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The Train Comes & Goes


 Video by the Londonist

The Acton to Hammersmith & Chiswick branch of the North & Southwestern Junction (NSWJ)

From the 1850s to the First World War, Bedford Park was the centre of a railway boom with various companies competing to offer the quickest route into the City to local residents. The London and South Western Railway (L&SWR) had already connected Ealing to the City with lines that crossed Acton Green (later to become the District Line, but initially built without a stop at Stamford Brook). One of the eventual losers in this battle was our own ‘lost’ railway through Bedford Park - the Acton to Hammersmith & Chiswick branch of the North & Southwestern Junction (NSWJ).



Started in 1857, the line was designed to pick up passengers at a now dissappeared 'Hammersmith & Chiswick Station' at the Stamford Brook end of Chiswick High Road (where the modern flats now stand next to Chiswick Auctions).  The line ran north from there and crossed Bath Road where there was a level crossing with a footbridge (next to where the Seventh Day Adventist Church now stands). This footbridge was painted by Camille Pissarro during his stay in the area and was there until about 1930. The level crossing gates were in use, stopping traffic in the Bath Road, until 1965.  The line continued north on the land now covered by allotments behind Abinger Road and Emlyn Road.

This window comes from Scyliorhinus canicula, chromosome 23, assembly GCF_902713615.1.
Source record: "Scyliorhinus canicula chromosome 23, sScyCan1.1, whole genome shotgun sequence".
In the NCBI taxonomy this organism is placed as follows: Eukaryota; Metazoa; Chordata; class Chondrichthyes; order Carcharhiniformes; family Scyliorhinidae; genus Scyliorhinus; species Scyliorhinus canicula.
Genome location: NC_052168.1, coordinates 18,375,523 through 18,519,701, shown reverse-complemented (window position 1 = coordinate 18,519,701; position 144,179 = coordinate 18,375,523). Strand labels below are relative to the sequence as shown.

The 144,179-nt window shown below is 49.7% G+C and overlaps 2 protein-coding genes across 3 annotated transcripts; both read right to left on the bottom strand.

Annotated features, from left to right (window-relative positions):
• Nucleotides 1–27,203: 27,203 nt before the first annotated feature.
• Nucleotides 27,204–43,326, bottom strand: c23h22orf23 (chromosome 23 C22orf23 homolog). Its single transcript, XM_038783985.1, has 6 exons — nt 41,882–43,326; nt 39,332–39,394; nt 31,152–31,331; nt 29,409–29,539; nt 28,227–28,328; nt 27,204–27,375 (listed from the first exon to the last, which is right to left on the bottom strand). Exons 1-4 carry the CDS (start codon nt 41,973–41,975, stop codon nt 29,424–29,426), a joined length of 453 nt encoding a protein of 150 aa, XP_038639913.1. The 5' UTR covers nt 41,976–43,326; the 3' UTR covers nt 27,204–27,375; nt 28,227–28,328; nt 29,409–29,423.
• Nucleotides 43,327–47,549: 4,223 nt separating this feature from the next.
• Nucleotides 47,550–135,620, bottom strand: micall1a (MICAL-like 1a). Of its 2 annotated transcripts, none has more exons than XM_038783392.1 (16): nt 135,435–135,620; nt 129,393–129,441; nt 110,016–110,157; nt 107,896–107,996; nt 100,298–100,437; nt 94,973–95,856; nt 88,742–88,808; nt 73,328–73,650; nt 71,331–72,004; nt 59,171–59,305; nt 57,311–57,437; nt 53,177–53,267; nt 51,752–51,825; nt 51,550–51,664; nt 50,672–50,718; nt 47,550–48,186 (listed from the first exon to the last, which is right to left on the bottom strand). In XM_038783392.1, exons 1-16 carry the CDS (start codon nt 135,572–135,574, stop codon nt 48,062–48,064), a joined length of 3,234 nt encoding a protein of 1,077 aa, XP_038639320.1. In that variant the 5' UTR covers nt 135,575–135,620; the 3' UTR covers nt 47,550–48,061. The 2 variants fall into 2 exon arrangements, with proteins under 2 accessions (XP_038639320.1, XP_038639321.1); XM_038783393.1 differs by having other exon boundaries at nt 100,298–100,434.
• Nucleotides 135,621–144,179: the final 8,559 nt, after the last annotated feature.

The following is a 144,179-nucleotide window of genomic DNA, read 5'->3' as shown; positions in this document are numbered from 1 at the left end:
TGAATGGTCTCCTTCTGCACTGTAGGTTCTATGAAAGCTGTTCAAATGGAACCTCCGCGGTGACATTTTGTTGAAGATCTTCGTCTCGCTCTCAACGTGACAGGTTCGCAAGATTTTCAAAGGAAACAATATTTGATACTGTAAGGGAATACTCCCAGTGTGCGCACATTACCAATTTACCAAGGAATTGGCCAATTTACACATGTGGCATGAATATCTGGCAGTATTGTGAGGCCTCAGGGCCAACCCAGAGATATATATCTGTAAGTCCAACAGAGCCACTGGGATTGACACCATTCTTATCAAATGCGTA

The line then curved left behind what are now Hatfield and Greenend Roads. The original line of the railway marked on the line on which these houses were later built.  The pumping station at Warple Way now sits on the railway site. It curved further round to link up to the main part of the line, the NSWJ’s Kew to Fenchurch Street line (now the London Overground line to Richmond) at the Acton Gatehouse Junction.   This rather awkwardly left the carriages facing the wrong way for journeys onto the City and the passengers had to change.


WoodstockhaltmapAfter Stamford Brook Station was opened in 1912 on what became the District Line, passengers drifted away from the Acton to Hammersmigh branch line, as the District offered a simpler journey into the City.  In response, the NSWJ opened three extra 'halts' to try and pick up more passengers on the line.  These were at Bath Road, Woodstock  Road and Rugby Road.  However the branch line was never able to compete against the quicker and more convenient route into London, which brought a drop in passengers to a line that was already running at a loss.

The passenger service was withdrawn in 1917.  During World War II, the line carried a mobile anti-aircraft gun, up and down behind the houses on Abinger, and the daily freight train continued to operate into the 1960s.  All services were withdrawn on 3 May 1965 and the track was lifted shortly afterwards. The only memory of it is in Camille Pissaro's paintings and some rare photos shown here.